An Inventor and Engineer Who Saved Lives and Changed America
With the warm days that are part and parcel of living and working in the San Gabriel Valley, air conditioning goes with the territory. Offices, stores, homes and businesses all depend upon this technology not only for commerce, but also for the routines of daily living. The summer sunshine can be dangerous, and for the very young, the infirm, and the elderly, it is sometimes lethal.
Without HVAC, our community would cease to thrive. Yet few of us give much thought to the guy who made all this indoor comfort possible: Willis Carrier. Born in upstate New York, he won an engineering scholarship to Cornell University in 1897. His first job after college was working for the Buffalo Forge Company, assigned to work on a system designed to dry out products like coffee and wood. An inquiry from a client interested in humidity control led to Carrier designing what we recognize today as the precursor to modern HVAC. His initial drawings focused on four different tasks:
- temperature regulation
- humidity regulation
- ventilating and circulating indoor air
- air cleaning
Sounds familiar, doesn’t it? By 1906 he was granted multiple patents for his invention, and by 1911 he had presented what the HVAC industry regards today as the “Magna Carta of Psychrometrics.”
The onset of our involvement in World War I meant that Carrier’s job at Buffalo Forge was over. In response, Carrier and six of his fellow engineers pooled their money together ($32,680 in 1915, or $826,758 in 2019 dollars). He began to sell his air conditioner to businesses large enough to afford the price and the space demanded by his equipment. Hotels, department stores, and wealthy homeowners became his clients. Movie theaters advertised themselves as a cool, refreshing way to spend a hot afternoon, the air conditioning billed as the prime draw with the movie screened almost an afterthought.
Even the White House installed a Carrier HVAC system in 1930, adding units in the president’s private living quarters by 1933 (Franklin Delano Roosevelt resisted the trend, preferring to work in the Oval Office in his shirt sleeves, windows wide open to the breeze.).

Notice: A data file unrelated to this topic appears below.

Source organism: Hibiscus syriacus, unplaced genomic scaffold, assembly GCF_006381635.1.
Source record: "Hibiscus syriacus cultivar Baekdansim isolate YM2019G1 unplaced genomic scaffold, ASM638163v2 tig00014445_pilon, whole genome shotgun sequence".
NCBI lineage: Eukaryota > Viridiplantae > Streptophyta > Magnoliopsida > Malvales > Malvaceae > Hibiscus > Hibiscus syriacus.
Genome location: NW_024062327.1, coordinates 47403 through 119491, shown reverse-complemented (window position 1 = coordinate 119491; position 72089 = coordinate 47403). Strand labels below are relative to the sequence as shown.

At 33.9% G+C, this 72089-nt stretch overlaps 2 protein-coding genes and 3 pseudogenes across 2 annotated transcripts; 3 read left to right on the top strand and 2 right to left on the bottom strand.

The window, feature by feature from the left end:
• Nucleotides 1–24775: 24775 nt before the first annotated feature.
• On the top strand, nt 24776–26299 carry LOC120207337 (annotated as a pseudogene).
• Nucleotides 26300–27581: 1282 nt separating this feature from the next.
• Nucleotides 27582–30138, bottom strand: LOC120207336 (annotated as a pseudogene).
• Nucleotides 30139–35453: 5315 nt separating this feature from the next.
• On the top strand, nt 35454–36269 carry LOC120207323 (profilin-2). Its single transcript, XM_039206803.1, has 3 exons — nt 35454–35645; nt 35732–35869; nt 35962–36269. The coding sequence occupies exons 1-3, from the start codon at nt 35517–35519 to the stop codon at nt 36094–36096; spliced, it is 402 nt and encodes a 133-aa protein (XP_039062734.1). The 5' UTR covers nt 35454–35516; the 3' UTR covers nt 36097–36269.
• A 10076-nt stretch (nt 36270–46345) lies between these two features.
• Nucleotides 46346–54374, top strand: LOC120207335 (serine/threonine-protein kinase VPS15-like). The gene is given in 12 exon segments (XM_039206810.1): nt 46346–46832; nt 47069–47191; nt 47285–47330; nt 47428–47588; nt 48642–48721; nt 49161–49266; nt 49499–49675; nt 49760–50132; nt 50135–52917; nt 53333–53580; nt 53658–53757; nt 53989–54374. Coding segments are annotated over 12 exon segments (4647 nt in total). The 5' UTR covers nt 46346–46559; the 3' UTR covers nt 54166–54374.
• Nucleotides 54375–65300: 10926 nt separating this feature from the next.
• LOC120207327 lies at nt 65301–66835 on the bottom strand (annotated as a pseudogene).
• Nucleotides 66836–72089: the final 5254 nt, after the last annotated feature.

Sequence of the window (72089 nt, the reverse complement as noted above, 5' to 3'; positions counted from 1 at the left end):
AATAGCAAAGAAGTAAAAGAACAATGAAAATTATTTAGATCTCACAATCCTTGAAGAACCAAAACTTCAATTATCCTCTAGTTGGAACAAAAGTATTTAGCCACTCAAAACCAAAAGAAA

But the story of Willis Carrier’s air conditioning isn’t just about indoor comfort. It’s not hyperbole to say it changed the world. Workplace productivity leaped, as workers now enjoyed indoor temperatures that allowed them to focus on their jobs, rather than the sweltering heat. Accident rates fell dramatically, as their rates are 30% higher at 77 degrees and above than they are at 67 degrees Fahrenheit. In the southern states alone, according to University of Rochester economist Walter Oi, “value-added per employee in manufacturing in the South increased from 88.9 percent of the national average in 1954 to 96.3 percent of the national average in 1987.”
Furthermore, air conditioning lets us live longer. Summer and winter mortality rates were always higher than spring and fall, with this disparity most apparent in the areas of the country with the biggest weather extremes. That disparity has shrunk significantly. According to researchers at Tulane, Carnegie Mellon, MIT and the National Bureau of Economic Research, premature deaths from hot days have gone down by more than 80% since 1960 and the nationwide embrace of Willis Carrier’s HVAC designs.
So next time you set your thermostat, give a nod to dear Mr. Carrier, may his soul rest in peace. Without his ideas, life would be a lot different today. And sweatier.
Does your air conditioning need a tune up? Call Air-Tro, the company the San Gabriel Valley trusts for all its HVAC needs. (626) 357-3535.